Mysteries Every Thinking Woman Should Read

The age of the hardboiled sleuth and his bimbo sidekick is over! With a little help from Partners & Crime, we've found nine brilliant, believable female detectives.

The Weed That Strings the Hangman's Bag (The Flavia de Luce Mysteries)

416 pages; Bantam
Brilliant 11-year-old Flavia de Luce lives in a beautiful English country home in the 1950s with her widowed father, the spacey stamp collector, and two reliably nasty older sisters, Ophelia and Daphne. An ancestor of her family—an accomplished chemist—left a fully equipped laboratory in the mansion's attic. Flavia spends the majority of her time there, nurturing a deep fascination with, of all things, poison.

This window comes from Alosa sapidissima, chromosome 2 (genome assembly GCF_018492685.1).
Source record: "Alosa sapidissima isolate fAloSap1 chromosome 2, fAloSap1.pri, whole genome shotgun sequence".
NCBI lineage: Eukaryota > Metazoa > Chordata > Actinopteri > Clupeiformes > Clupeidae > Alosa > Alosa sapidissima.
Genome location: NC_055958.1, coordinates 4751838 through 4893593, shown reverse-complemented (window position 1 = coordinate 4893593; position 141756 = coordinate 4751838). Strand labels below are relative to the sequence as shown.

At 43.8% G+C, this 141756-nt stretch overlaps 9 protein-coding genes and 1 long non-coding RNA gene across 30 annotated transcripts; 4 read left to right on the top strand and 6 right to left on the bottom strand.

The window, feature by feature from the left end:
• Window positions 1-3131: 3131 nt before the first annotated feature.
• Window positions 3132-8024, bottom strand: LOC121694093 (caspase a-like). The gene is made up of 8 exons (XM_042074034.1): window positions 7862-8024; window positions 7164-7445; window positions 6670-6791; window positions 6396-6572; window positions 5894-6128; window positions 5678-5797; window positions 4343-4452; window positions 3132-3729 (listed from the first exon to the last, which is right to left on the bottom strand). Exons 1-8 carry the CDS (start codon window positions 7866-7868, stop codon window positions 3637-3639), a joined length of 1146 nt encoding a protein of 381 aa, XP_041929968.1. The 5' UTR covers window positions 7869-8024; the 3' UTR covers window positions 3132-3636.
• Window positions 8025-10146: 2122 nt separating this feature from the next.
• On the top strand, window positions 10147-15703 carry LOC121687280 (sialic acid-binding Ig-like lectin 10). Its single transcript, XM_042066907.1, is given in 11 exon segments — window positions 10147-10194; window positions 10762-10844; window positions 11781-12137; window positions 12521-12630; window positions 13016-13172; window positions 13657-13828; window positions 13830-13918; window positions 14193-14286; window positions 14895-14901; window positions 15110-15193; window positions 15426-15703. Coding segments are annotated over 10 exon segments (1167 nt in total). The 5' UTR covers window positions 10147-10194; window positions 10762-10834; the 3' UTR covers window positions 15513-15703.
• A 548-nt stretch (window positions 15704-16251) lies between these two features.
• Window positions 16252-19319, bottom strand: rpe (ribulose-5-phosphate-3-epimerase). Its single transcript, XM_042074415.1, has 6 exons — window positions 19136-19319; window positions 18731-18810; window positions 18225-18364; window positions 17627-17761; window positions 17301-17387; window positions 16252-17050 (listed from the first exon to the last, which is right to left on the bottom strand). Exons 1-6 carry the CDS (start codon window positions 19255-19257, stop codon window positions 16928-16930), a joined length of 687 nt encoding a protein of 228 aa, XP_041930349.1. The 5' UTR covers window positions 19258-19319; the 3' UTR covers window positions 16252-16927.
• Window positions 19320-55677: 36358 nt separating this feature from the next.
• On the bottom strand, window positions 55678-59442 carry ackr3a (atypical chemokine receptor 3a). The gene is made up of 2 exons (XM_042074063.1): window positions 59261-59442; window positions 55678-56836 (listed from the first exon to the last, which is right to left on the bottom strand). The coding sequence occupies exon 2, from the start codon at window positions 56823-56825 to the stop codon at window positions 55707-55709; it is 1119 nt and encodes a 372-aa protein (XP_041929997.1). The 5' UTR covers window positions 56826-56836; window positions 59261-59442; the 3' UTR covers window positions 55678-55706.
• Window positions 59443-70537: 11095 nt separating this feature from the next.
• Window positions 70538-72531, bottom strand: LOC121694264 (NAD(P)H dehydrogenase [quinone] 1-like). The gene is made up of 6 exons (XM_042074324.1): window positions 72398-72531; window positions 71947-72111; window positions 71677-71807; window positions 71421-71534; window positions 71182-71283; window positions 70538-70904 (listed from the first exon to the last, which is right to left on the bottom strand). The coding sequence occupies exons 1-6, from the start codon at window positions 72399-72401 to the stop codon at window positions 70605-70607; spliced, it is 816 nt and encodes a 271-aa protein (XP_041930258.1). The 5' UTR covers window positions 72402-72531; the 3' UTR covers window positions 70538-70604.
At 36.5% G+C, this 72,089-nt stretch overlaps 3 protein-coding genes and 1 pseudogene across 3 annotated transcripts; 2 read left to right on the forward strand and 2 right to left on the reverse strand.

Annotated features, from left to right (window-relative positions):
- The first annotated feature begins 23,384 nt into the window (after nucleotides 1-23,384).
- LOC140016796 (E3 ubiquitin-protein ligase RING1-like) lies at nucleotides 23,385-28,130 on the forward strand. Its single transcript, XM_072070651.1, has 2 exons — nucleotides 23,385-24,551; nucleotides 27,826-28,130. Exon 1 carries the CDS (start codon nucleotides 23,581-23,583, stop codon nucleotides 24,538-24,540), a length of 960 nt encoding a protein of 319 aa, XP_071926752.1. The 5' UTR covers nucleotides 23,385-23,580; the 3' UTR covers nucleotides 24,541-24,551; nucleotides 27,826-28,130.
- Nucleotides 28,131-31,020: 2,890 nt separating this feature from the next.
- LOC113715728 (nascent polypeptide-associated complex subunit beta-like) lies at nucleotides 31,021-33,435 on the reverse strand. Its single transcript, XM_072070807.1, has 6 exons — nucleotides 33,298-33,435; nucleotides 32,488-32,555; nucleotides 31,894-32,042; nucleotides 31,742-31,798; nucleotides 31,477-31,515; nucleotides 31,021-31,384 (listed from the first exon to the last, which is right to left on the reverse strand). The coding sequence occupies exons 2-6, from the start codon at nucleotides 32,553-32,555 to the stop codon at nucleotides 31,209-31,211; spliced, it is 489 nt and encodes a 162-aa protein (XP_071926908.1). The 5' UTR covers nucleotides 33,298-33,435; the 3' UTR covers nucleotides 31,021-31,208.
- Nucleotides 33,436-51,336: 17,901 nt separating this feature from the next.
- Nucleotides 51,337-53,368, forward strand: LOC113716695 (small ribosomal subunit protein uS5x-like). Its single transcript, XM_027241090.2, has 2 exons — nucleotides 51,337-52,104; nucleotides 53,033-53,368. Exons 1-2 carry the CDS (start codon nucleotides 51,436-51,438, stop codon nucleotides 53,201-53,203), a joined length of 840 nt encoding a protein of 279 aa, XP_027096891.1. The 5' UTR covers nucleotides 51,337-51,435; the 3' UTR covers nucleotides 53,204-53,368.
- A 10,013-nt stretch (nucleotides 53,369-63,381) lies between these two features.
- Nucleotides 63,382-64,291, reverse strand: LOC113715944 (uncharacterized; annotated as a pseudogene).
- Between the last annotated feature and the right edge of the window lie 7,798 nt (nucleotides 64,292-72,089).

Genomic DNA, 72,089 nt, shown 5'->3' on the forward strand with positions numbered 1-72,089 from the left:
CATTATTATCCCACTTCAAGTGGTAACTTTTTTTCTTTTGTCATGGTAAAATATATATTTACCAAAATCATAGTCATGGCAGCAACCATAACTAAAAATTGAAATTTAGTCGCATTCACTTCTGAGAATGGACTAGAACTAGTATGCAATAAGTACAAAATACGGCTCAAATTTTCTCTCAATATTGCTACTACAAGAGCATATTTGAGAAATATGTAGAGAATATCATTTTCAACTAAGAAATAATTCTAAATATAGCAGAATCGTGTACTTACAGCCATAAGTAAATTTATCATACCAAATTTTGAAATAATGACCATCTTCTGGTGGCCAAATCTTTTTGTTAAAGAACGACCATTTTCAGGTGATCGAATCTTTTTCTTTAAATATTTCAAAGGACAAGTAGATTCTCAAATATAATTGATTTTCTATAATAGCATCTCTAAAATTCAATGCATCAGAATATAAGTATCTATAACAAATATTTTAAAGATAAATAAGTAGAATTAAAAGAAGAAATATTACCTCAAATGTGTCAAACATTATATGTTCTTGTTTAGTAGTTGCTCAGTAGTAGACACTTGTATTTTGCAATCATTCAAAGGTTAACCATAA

When she chooses to venture out of her lab on her trusty bike, Gladys, she manages to not only solve the local murders in town but also to beat the local police in apprehending the villains. In this, the series' second installment, Flavia befriends a famous puppeteer, Rupert Porson, and his lovely assistant, Nialla, who have come to the town of Bishop's Lacey. But right as Rupert and Nialla are about to put on a show, Rupert is found, dead, electrocuted backstage. Aside from her uncanny knack for closing cases (and her ability to give long and somehow totally hilarious descriptions of how to kill people with speed and ease), Flavia's charm is how terribly funny and sweet she is. This is a girl who makes up songs lionizing her mystery-solving adventures, fantasizes about meeting film stars and spends a lot of time trying to evade her cook's attempts to make her eat hideous failed desserts. She is also endlessly mystified by her mistreatment at the hands of her sisters and its nebulous connection to her mother's absence, resulting in a loneliness that's as poignant as her sleuthing is brilliant. By the end of each book, you find yourself very willing to adopt her—laboratory, deadly chemicals and all.—Nathalie Gorman